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These days, seemingly everyone has a dog. Pandemic puppies, furry therapy, a reliable source of comfort, nature strips strewn with stinky landmines.
Melbourne’s a pet city like never before. Dog parks are full of hooning greyhounds and varieties of oodle. Dogs with names sewn to their vests as if they’re at a conference. Chatting owners. Wholesome. Natural. Part of the family. Almost human. Almost. Now, dogs go everywhere.
Many dogs enjoy a trip to their local.Credit: Pawtraits and Pawprint Pet Photography
So of course, there was outrage this week when the City of Yarra letter-dropped local pubs warning them that dogs should not be near areas where food is prepared, served or eaten. Which is, you know, most places.
Why the outrage? The letter made the fatal mistake of suggesting dogs were animals. “Animals can carry germs that can contaminate food,” it stated.
Clearly, the letter was written by a non-dog owner. One of them. Someone who would never understand what it was to love a dog. This warning was a throwback to the stuffy times before we had “wooftop bars” and barkeries (I made that up, but it sounds real).
In a matter of days, there was a petition with almost 9000 signatures, calling for an end to the persecution. Petition-maker Sam Roundtree said he had no intention of “shoving dog culture” down others’ throats, but wanted to be able to continue drinking with his canine.
Dogs are the best people. That’s well known.
If parents are blind to anything annoying about their offspring, dog owners are even more so. This is probably because dogs can’t talk. Unlike your child, who after being praised is likely to scream in your ear or tell tattletales about the time their sibling pooed in the bath.
If it were up to me as a non-dog owner, I’d probably prefer pub dog numbers to hover around zero. I like dogs, but I also like to choose when to engage with them. And dogs are not big on asking. They know they can get away with stampeding through beer gardens and sniffing butts because their owners will explain away any breaches. “She’s normally so well behaved!”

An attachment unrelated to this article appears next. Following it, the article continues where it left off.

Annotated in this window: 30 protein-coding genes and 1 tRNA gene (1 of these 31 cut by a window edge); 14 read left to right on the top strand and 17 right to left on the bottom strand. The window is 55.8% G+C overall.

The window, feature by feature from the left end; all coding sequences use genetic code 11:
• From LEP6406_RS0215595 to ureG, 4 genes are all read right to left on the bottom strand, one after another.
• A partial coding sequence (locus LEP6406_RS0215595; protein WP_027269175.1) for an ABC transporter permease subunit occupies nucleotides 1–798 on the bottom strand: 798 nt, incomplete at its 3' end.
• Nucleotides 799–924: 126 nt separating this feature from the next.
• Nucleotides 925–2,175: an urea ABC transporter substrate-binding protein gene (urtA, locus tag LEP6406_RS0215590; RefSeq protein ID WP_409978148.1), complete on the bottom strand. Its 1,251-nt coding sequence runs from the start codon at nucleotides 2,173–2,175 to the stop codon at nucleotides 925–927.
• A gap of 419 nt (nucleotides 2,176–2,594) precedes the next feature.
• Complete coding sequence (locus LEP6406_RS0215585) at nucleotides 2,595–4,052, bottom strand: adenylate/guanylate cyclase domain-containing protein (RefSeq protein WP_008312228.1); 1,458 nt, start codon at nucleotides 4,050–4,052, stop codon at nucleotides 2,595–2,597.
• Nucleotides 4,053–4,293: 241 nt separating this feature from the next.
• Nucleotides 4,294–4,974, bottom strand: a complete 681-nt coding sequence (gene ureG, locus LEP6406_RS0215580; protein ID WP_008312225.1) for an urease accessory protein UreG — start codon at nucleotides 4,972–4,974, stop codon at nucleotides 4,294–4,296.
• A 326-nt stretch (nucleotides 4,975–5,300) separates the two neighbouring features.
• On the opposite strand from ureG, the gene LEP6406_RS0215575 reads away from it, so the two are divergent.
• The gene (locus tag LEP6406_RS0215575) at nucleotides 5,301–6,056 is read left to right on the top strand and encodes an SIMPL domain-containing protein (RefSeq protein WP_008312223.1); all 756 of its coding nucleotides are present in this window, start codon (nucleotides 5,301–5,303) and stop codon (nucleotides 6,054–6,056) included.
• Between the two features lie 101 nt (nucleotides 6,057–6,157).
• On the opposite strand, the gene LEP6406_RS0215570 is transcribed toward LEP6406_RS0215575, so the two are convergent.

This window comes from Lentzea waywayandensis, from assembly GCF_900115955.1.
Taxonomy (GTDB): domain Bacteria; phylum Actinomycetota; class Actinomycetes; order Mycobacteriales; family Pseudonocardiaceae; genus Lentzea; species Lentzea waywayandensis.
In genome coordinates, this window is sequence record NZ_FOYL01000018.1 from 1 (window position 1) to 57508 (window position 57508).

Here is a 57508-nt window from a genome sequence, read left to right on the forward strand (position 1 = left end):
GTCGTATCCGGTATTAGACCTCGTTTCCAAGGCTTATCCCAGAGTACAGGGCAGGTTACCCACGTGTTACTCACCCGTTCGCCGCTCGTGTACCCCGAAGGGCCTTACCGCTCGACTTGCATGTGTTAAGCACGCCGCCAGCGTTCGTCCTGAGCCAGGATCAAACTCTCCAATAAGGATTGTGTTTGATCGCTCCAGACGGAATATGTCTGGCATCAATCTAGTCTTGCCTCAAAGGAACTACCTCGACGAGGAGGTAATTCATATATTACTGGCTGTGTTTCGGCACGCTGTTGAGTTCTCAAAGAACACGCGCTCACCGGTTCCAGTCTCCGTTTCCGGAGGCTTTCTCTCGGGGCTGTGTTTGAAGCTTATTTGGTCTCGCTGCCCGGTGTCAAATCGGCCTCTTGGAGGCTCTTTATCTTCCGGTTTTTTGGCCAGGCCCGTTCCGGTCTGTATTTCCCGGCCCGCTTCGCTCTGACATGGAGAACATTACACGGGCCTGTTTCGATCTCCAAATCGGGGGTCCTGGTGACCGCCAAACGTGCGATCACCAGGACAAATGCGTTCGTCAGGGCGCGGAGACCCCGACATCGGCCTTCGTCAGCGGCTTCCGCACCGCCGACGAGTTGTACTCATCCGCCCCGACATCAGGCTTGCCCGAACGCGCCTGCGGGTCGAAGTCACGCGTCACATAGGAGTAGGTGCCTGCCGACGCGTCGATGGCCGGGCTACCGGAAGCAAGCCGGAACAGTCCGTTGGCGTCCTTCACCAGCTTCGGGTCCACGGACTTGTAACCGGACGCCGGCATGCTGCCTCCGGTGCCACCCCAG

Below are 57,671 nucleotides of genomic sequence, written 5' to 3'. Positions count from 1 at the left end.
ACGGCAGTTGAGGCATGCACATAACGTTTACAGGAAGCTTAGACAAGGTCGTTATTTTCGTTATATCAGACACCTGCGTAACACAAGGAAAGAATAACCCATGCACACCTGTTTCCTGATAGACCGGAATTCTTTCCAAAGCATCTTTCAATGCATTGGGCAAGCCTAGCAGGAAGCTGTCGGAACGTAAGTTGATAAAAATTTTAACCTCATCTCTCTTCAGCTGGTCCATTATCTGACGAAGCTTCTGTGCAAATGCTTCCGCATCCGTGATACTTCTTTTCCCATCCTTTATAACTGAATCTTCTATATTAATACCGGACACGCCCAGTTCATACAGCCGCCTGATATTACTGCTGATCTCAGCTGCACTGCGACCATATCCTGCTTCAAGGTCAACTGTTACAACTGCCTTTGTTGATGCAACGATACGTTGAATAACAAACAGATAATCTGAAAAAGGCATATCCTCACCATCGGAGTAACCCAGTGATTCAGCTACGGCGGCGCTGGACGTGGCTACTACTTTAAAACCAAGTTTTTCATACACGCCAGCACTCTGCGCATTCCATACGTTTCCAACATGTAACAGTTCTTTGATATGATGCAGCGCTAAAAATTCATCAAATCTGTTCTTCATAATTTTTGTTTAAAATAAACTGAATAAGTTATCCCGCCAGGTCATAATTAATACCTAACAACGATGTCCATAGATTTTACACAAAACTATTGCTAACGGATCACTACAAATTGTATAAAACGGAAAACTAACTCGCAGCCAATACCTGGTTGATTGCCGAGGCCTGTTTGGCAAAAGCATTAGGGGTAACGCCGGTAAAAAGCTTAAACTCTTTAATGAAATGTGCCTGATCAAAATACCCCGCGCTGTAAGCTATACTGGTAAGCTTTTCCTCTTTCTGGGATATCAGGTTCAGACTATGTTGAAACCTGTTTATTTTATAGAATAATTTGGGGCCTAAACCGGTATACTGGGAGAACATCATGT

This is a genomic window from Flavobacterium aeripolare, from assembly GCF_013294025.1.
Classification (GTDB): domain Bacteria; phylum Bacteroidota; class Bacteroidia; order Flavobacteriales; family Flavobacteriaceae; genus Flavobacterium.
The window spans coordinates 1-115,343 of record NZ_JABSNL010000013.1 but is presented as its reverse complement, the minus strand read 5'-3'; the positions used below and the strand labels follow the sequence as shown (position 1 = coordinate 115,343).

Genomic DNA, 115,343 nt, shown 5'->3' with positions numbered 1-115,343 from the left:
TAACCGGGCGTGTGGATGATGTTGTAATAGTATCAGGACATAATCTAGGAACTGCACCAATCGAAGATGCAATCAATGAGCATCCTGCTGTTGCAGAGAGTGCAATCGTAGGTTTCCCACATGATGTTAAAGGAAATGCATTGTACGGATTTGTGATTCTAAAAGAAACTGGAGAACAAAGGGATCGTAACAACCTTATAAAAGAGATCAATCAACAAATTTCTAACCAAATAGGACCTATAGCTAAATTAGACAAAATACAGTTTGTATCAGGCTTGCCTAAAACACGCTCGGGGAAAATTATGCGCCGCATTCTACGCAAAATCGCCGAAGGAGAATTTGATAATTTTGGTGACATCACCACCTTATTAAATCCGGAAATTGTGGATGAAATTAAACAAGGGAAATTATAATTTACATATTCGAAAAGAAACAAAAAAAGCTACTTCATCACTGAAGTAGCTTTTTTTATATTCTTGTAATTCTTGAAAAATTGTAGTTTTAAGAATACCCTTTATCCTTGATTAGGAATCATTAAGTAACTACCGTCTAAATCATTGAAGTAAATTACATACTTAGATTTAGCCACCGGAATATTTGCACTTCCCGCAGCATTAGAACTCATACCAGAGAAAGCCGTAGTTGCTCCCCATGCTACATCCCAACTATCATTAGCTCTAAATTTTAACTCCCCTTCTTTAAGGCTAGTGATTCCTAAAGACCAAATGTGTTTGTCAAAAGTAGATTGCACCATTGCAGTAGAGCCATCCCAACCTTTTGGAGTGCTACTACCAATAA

Admittedly, I have no moral high ground. I’ve spent years unleashing toddlers onto the eardrums of cafe patrons, mainly to play my part in controlling population growth. There were years destroying the sanctity of flight, as my children and I festered in the wailing zone at the back of the plane. Neighbouring passengers on long-haul flights may still be in therapy.
Pull up a pew, cobber.Credit: Edwina Pickles
All of which is to say that for every overeager blue heeler leaping up on my dog-shy children, there has been a corresponding irritation we’ve inflicted on the public. In fact, we have found entirely new ways of irritating people.
My youngest has an iron will, which is why she got two pet rats, Bubba and River. Not content to keep them in their cage, she took to smuggling them everywhere in her sleeves. I’d have to pat her down before taking her to kindy.
At the primary school gate, she soon found rats brought instant popularity with the older kids. She was rat keeper, chooser of the few lucky ones who earned a pat. When she was bored with the rat, I had to host it on my shoulder.
Afterwards, riding home, I’d notice people pointing and laughing from their cars. And when I wanted to stop off for a quick coffee, I had to either conceal the rat (near impossible) or flaunt it. When people saw our rodent, they would be either enthralled or disgusted. We had found the most polarising of pets. Cafe owners scowled at us, but no one kicked us out. One parent at the school gate praised our “open-mindedness”.
It made me realise that society is now basically a group of people who can annoy the shit out of each other without resorting to violence. There’s something to be said for that.
Which means I need to suck it up. Fine. Your dog can come to the pubs that welcome them. Unleash your crotch-sniffing semi-humans. Annoy me as intensely as you please. Because the time will come when I unleash my rat hordes or energetic children, and it will annoy you intensely. And I, like you, will not say sorry.
Doug Hendrie is a Melbourne writer.
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